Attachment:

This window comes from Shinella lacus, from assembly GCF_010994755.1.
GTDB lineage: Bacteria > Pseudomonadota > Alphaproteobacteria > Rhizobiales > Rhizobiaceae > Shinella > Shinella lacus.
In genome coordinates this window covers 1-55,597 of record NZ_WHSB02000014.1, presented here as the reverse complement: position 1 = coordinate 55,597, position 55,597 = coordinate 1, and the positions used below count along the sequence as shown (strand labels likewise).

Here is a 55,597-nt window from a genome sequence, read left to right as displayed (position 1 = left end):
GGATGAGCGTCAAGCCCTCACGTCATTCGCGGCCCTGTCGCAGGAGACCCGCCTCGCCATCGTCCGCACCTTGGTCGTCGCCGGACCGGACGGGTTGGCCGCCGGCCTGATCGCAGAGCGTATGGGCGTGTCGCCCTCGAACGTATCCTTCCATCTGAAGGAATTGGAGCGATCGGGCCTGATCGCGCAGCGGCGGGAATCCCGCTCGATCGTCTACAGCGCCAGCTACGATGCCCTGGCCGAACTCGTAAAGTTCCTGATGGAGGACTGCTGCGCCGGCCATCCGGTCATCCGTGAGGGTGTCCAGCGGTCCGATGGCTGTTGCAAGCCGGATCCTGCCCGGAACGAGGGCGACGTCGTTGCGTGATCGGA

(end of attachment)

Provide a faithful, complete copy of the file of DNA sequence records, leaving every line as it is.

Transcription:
This window comes from Shinella lacus, from assembly GCF_010994755.1.
GTDB lineage: Bacteria > Pseudomonadota > Alphaproteobacteria > Rhizobiales > Rhizobiaceae > Shinella > Shinella lacus.
In genome coordinates this window covers 1-55,597 of record NZ_WHSB02000014.1, presented here as the reverse complement: position 1 = coordinate 55,597, position 55,597 = coordinate 1, and the positions used below count along the sequence as shown (strand labels likewise).

Here is a 55,597-nt window from a genome sequence, read left to right as displayed (position 1 = left end):
GGATGAGCGTCAAGCCCTCACGTCATTCGCGGCCCTGTCGCAGGAGACCCGCCTCGCCATCGTCCGCACCTTGGTCGTCGCCGGACCGGACGGGTTGGCCGCCGGCCTGATCGCAGAGCGTATGGGCGTGTCGCCCTCGAACGTATCCTTCCATCTGAAGGAATTGGAGCGATCGGGCCTGATCGCGCAGCGGCGGGAATCCCGCTCGATCGTCTACAGCGCCAGCTACGATGCCCTGGCCGAACTCGTAAAGTTCCTGATGGAGGACTGCTGCGCCGGCCATCCGGTCATCCGTGAGGGTGTCCAGCGGTCCGATGGCTGTTGCAAGCCGGATCCTGCCCGGAACGAGGGCGACGTCGTTGCGTGATCGGA